10 steps to make a newcomer welcome
Most of us have had the experience of adding a new kitten to our household. An energetic and adaptable little bundle of personality settles in very quickly and makes its own place in the home with little cause for anxiety. But what if the new addition you would like to bring in is an adult cat? Will your resident cat or cats accept it? What if the newcomer has been through a stressful experience, such as time in a shelter? What is the best way to tackle this introduction?
First, you need to protect your current family pets. Learn as much as you can about the past life of your proposed addition. Does it come from a home where it was loved and well cared for? Do you have veterinary records, including all vaccinations and any current medical problems? This makes the first step easy. If the cat is a stray or from a shelter, you may get some information about the cat’s past, but you almost certainly won’t get it all. Most shelters neuter or spay cats before releasing them, so at least you will know that vital step is done. It’s very important to schedule an appointment with your veterinarian to confirm the newcomer’s health. If there is no known vaccination record, you need to start one immediately. Your vet will want to confirm that the cat is not infected with a communicable disease and will probably want to schedule tests as a baseline. Should your new family member be declawed, please consider asking for an examination of the paws to confirm that the procedure was properly done. Pain is the number one cause of problems with declawed cats. If your cat still has his claws, make sure they are trimmed.
Create a “safe haven” for your new addition— a bedroom, office, laundry room or other area that can be closed to other pets where you can put a litter box, small scratching post, food and a comfy bed. Give the newcomer time to fully explore this area and determine that it’s safe. Try to visit often so the cat gets used to you and begins to trust you. At first, don’t try to pick up and cuddle the cat. Let it make the decision to come to you. This step may take a long time if the cat comes from a background where it has been frightened or abused. While a bedroom gives the cat a place to hide under the bed, it is also easier for you to come in and just spend quiet time reading or doing some work. Patience is your most important tool here. Don’t expect success in a few hours or even a few days. Once the cat has had an opportunity to do some bonding with you, only then it is time for the next step.
Observe the interaction between your newcomer and resident cat(s) that takes place through the closed door. Are either, or both, aggressively growling and hissing? Wait until this phase has passed before going further. If they try to play with each other under the door, be encouraged. Visual contact through a glass or screen door can be a helpful next move.
Arrange to let each cat explore the other’s territory so they become acclimated to the smells and pheromone markings of the other. Your resident cat especially needs to understand that the newcomer is there to stay. The newcomer needs to become comfortable with the resident cat’s smells and so he will feel less intimidated. Both cats need to accept the fact that they must share the same territory.
Be careful to pay a lot of attention to your resident cat, who may be feeling rejected. Some cats are more territorial than others and may be resentful of another cat taking over. In general, females are more inclined to fight for the top spot, so this introduction may take longer. Two neutered males may more readily accept each other as a friend to play with. Remember, your only child is now going to have to learn to share!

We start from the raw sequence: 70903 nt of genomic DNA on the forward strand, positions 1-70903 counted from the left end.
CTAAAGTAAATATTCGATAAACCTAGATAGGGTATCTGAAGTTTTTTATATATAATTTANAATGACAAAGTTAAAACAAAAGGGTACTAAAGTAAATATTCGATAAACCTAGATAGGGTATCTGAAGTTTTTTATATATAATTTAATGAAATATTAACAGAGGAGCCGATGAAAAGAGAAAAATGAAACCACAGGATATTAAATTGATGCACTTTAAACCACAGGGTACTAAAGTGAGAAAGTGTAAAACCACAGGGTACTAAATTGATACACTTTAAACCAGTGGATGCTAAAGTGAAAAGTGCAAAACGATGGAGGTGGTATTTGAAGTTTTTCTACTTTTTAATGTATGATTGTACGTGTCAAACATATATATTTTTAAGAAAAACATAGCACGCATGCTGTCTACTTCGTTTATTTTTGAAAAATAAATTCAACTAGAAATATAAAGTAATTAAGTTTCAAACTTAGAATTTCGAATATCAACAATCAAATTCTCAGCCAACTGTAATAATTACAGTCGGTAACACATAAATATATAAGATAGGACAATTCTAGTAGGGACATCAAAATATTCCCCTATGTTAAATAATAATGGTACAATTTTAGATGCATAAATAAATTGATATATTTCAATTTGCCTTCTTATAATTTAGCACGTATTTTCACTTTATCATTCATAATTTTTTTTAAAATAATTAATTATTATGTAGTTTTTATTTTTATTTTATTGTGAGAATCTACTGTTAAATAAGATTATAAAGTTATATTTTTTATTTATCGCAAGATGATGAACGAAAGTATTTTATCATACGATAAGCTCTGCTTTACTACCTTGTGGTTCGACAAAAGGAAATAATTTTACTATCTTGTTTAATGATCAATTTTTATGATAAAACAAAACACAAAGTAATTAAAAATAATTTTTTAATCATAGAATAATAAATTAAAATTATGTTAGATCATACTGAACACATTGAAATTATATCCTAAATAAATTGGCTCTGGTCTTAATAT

When growling and hissing has subsided through the closed door, allow supervised meetings. Sometimes putting the newcomer in a temporary cage, for example in the living room where they can smell and talk to each other, is helpful. Many pet stores sell inexpensive pop-up tents to use for a temporary enclosure. Be very alert if the cats are not controlled, and put the new cat back in its room immediately if they show signs of aggression. If there are several family members to help you, have each cat be held on someone’s lap. Treats will help to diffuse tension. Remember to trim those claws. Repeat these meetings until the cats move comfortably around the house. Do not expect them to become instant friends. They just need to be willing to share the territory. It’s okay if they just ignore each other.
Don’t expect the two cats to immediately use the same litterbox or eat together. One of the worst things that can happen is for the new cat to be attacked by the resident cat when attempting to use the litterbox. Forcing them to use the same box can lead to unacceptable toilet habits. Provide at least two, and preferably three, litterboxes in separate places. Make sure each cat is comfortable with its own food dish. Later, they may share or trade dishes, but leave this up to them. If the newcomer chooses to retreat to its “safe” room, then don’t force togetherness—just let it be alone in its calming, private place.
Until you’re sure both cats are comfortable with each other, don’t leave them loose together in the house when you’re not home. The “safe room” is still essential. Your veterinarian may suggest pheromone diffusers to relieve stress during this time.
Expect it to take weeks or months for the two cats to be completely at ease together. Give both equal affection and love. Time and patience are the keys here. Only the cats themselves will determine when they’re ready to live peacefully together in the same space.
One day you’ll come home to find the heartwarming scene you’ve been waiting for— both cats happily snuggled together in a bed or on a perch, washing each other’s ears. Congratulations. You’ve reached step 10—they’re finally buddies!